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Alcohol policy impact on young risky drinkers and their support for proposed measures

To explore the impacts of existing policies on young Australian risky drinkers' access to alcohol and to gauge their support for proposed alcohol measures. The 16–19 year old participants were recruited from three Australian states using non‐random convenience sampling, for either a face‐to‐face or... Full description

Journal Title: Australian and New Zealand Journal of Public Health April 2015, Vol.39(2), pp.129-134
Main Author: Lam, Tina
Other Authors: Lenton, Simon R. , Burns, Lucinda , Aiken, Alexandra , Ogeil, Rowan , Gilmore, William T. , Chikritzhs, Tanya N. , Lloyd, Belinda , Lubman, Dan I. , Mattick, Richard , Allsop, Steve J.
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ID: ISSN: 1326-0200 ; E-ISSN: 1753-6405 ; DOI: 10.1111/1753-6405.12326
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recordid: wj10.1111/1753-6405.12326
title: Alcohol policy impact on young risky drinkers and their support for proposed measures
format: Article
creator:
  • Lam, Tina
  • Lenton, Simon R.
  • Burns, Lucinda
  • Aiken, Alexandra
  • Ogeil, Rowan
  • Gilmore, William T.
  • Chikritzhs, Tanya N.
  • Lloyd, Belinda
  • Lubman, Dan I.
  • Mattick, Richard
  • Allsop, Steve J.
subjects:
  • Alcohol Policy
  • Risky Single Occasion Drinking
  • Young People
  • Alcohol
  • Alcohol Availability
ispartof: Australian and New Zealand Journal of Public Health, April 2015, Vol.39(2), pp.129-134
description: To explore the impacts of existing policies on young Australian risky drinkers' access to alcohol and to gauge their support for proposed alcohol measures. The 16–19 year old participants were recruited from three Australian states using non‐random convenience sampling, for either a face‐to‐face or online quantitative survey (N=958). The sample was deliberately selected to represent drinkers whose consumption placed them in the riskiest drinking 20–25% of their age bracket. Half (49%) the sample who were younger than the Australian legal purchase age reported it was ‘easy’ to buy alcohol from bottle stores, and 75% of those who had tried to purchase alcohol, said it was ‘easy’ the last time they tried. Half of those under 18, who had attempted to enter a licensed venue, reported they did not have their identification checked last time they gained access. Ninety per cent of all respondents drank within a private location at their last risky drinking session. Sixty‐five per cent supported ‘increasing the price of [alcohol by 20¢] a standard drink if the extra 20¢ was used to support prevention and treatment of alcohol problems'. Age‐ or intoxication‐based restrictions to alcohol were commonly bypassed. Point‐of‐sale alcohol controls require improvement to prevent under age access. Given that a significant proportion of drinking occasions for those under 18 were in private premises, prevention strategies need to target these locations. There were diverse levels of support for strategies to reduce harm, including potential community backing for an evidence‐based proposed price policy.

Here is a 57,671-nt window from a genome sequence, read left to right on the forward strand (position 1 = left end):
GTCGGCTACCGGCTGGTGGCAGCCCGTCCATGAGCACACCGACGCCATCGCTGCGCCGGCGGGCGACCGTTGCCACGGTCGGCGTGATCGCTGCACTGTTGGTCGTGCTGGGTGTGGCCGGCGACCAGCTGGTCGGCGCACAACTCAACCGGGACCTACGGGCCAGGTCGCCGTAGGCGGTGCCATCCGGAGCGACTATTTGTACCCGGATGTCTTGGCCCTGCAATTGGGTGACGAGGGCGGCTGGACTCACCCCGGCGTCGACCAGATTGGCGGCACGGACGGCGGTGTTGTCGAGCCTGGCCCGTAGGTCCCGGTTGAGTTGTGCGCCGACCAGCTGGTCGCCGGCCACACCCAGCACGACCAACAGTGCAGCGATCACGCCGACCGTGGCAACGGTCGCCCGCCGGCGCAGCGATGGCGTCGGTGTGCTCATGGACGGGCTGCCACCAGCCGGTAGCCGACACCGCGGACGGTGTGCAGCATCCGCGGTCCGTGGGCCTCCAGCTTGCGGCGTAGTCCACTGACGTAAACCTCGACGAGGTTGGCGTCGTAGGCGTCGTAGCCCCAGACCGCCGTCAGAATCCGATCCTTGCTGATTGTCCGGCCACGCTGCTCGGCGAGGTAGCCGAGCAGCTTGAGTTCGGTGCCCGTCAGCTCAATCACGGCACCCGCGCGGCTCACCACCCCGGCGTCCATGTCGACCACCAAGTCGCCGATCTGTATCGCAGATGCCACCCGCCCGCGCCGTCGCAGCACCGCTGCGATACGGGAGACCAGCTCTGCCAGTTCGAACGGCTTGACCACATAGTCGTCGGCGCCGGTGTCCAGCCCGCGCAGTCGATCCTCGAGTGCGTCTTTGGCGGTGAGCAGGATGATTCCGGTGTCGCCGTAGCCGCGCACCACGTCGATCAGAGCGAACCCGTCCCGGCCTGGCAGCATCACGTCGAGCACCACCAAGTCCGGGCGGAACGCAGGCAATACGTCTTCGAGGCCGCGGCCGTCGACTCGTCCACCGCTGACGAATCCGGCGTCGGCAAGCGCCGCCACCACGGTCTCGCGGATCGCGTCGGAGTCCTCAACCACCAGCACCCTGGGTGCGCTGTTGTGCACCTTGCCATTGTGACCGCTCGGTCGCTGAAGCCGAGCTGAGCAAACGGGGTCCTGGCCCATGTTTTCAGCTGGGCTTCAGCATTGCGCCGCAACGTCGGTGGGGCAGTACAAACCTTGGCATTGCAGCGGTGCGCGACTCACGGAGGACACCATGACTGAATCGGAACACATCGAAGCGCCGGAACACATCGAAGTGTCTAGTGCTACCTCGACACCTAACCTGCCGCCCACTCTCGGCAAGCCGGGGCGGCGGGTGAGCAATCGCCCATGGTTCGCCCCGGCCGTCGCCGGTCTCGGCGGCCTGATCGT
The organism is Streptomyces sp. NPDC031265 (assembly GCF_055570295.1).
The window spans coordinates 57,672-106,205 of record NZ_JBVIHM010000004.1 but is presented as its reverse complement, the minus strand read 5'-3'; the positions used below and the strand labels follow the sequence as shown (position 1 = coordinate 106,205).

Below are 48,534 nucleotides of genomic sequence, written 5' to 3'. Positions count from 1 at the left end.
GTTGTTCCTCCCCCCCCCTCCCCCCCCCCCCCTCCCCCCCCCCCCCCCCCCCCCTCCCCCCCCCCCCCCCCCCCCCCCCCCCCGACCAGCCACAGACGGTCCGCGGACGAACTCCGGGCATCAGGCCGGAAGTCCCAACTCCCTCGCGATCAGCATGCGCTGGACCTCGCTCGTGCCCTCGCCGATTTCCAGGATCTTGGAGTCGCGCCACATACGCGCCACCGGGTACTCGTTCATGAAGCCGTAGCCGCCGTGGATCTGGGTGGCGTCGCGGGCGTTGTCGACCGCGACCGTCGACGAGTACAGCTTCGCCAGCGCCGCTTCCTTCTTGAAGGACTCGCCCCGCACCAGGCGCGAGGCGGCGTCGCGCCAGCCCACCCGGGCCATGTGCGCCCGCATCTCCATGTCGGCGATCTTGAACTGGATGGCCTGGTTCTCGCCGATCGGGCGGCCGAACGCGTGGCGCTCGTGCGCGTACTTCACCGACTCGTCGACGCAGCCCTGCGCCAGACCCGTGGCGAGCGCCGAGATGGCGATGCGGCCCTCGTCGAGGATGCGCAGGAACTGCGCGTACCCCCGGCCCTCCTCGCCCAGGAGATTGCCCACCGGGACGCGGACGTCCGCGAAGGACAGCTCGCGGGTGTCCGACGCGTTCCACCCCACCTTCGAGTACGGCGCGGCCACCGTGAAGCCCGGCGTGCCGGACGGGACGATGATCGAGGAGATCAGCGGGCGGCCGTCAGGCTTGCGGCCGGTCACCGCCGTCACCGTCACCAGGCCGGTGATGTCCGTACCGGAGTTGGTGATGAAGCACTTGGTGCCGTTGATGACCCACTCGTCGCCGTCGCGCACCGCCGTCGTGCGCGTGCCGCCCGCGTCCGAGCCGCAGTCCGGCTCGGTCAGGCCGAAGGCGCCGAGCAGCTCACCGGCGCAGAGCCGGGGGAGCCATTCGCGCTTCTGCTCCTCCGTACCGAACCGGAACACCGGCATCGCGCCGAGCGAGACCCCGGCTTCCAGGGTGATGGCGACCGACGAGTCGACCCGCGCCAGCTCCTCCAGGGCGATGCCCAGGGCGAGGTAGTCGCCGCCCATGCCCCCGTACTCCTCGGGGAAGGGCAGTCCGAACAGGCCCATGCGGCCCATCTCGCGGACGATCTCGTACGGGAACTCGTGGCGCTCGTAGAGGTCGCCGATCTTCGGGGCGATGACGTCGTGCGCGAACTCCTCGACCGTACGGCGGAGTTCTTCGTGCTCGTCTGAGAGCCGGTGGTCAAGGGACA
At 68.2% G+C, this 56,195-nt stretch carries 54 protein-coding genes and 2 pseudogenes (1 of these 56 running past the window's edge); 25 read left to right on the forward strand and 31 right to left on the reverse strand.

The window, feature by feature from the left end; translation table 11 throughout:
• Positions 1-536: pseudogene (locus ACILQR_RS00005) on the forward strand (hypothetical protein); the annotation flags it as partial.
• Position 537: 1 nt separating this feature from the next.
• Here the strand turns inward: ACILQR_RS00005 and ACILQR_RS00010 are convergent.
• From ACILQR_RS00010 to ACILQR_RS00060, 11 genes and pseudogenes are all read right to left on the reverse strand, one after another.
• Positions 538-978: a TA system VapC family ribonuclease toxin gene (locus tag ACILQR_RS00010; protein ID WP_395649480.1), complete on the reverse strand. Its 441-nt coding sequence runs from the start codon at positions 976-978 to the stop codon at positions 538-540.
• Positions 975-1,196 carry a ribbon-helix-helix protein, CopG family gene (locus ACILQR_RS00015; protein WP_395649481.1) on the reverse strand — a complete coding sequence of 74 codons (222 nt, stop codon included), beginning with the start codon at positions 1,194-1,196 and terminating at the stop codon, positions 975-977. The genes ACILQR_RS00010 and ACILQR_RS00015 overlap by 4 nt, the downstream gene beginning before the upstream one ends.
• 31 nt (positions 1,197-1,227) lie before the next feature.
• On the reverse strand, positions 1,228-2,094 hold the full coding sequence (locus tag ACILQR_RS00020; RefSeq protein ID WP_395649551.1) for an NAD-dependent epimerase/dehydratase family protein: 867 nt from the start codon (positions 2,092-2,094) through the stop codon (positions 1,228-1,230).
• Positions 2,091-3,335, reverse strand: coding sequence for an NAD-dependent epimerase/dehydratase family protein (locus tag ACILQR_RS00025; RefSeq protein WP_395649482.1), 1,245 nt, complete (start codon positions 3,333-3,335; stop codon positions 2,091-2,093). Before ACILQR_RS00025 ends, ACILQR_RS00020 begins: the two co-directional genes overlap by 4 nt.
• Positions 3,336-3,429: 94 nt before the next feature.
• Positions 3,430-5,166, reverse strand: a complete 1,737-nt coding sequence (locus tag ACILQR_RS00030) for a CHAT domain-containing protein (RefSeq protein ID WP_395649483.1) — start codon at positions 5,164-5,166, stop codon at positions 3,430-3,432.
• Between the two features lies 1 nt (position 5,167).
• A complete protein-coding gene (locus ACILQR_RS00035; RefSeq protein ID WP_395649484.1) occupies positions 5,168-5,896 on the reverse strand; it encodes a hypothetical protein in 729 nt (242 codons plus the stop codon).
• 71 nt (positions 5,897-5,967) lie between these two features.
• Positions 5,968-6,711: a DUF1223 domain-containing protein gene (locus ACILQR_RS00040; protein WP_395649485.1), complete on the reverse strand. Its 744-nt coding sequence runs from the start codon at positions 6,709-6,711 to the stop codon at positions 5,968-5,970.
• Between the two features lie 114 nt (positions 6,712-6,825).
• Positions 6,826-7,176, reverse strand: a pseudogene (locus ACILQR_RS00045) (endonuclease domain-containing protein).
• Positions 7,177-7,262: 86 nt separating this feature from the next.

language:
source:
identifier: ISSN: 1326-0200 ; E-ISSN: 1753-6405 ; DOI: 10.1111/1753-6405.12326
fulltext: fulltext
issn:
  • 1326-0200
  • 13260200
  • 1753-6405
  • 17536405
url: Link


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titleAlcohol policy impact on young risky drinkers and their support for proposed measures
creatorLam, Tina ; Lenton, Simon R. ; Burns, Lucinda ; Aiken, Alexandra ; Ogeil, Rowan ; Gilmore, William T. ; Chikritzhs, Tanya N. ; Lloyd, Belinda ; Lubman, Dan I. ; Mattick, Richard ; Allsop, Steve J.
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subjectAlcohol Policy ; Risky Single Occasion Drinking ; Young People ; Alcohol ; Alcohol Availability